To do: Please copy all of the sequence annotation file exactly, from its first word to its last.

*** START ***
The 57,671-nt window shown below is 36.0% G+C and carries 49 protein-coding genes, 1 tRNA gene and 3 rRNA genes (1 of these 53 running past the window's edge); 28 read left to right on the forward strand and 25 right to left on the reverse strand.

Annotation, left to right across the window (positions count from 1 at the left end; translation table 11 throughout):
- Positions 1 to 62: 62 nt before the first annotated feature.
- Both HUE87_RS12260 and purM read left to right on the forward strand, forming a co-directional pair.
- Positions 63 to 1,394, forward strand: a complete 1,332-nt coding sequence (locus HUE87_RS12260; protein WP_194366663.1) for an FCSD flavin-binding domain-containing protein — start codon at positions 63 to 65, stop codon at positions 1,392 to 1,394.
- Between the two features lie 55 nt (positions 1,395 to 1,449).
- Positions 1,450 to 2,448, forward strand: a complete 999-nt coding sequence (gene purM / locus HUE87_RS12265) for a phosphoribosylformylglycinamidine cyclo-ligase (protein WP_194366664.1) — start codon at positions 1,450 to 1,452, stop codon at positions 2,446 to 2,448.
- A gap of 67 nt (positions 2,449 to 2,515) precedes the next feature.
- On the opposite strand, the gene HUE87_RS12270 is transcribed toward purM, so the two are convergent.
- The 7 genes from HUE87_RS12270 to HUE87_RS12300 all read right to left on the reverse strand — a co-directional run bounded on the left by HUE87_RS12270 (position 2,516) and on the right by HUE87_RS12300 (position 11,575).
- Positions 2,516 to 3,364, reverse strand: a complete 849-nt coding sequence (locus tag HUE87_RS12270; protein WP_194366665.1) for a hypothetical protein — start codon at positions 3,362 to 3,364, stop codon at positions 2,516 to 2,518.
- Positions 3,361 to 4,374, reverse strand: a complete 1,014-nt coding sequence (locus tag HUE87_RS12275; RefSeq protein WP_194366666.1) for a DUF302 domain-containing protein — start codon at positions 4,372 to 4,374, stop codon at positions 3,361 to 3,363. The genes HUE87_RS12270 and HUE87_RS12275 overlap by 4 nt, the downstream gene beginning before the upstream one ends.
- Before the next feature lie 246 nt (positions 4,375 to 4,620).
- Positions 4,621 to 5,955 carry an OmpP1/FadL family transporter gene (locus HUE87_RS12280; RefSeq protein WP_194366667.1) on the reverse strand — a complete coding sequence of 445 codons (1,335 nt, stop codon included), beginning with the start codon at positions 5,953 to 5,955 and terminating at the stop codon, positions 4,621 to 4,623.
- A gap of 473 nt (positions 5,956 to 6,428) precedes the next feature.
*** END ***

The 57,671-nt window shown below is 36.0% G+C and carries 49 protein-coding genes, 1 tRNA gene and 3 rRNA genes (1 of these 53 running past the window's edge); 28 read left to right on the forward strand and 25 right to left on the reverse strand.

Annotation, left to right across the window (positions count from 1 at the left end; translation table 11 throughout):
- Positions 1 to 62: 62 nt before the first annotated feature.
- Both HUE87_RS12260 and purM read left to right on the forward strand, forming a co-directional pair.
- Positions 63 to 1,394, forward strand: a complete 1,332-nt coding sequence (locus HUE87_RS12260; protein WP_194366663.1) for an FCSD flavin-binding domain-containing protein — start codon at positions 63 to 65, stop codon at positions 1,392 to 1,394.
- Between the two features lie 55 nt (positions 1,395 to 1,449).
- Positions 1,450 to 2,448, forward strand: a complete 999-nt coding sequence (gene purM / locus HUE87_RS12265) for a phosphoribosylformylglycinamidine cyclo-ligase (protein WP_194366664.1) — start codon at positions 1,450 to 1,452, stop codon at positions 2,446 to 2,448.
- A gap of 67 nt (positions 2,449 to 2,515) precedes the next feature.
- On the opposite strand, the gene HUE87_RS12270 is transcribed toward purM, so the two are convergent.
- The 7 genes from HUE87_RS12270 to HUE87_RS12300 all read right to left on the reverse strand — a co-directional run bounded on the left by HUE87_RS12270 (position 2,516) and on the right by HUE87_RS12300 (position 11,575).
- Positions 2,516 to 3,364, reverse strand: a complete 849-nt coding sequence (locus tag HUE87_RS12270; protein WP_194366665.1) for a hypothetical protein — start codon at positions 3,362 to 3,364, stop codon at positions 2,516 to 2,518.
- Positions 3,361 to 4,374, reverse strand: a complete 1,014-nt coding sequence (locus tag HUE87_RS12275; RefSeq protein WP_194366666.1) for a DUF302 domain-containing protein — start codon at positions 4,372 to 4,374, stop codon at positions 3,361 to 3,363. The genes HUE87_RS12270 and HUE87_RS12275 overlap by 4 nt, the downstream gene beginning before the upstream one ends.
- Before the next feature lie 246 nt (positions 4,375 to 4,620).
- Positions 4,621 to 5,955 carry an OmpP1/FadL family transporter gene (locus HUE87_RS12280; RefSeq protein WP_194366667.1) on the reverse strand — a complete coding sequence of 445 codons (1,335 nt, stop codon included), beginning with the start codon at positions 5,953 to 5,955 and terminating at the stop codon, positions 4,621 to 4,623.
- A gap of 473 nt (positions 5,956 to 6,428) precedes the next feature.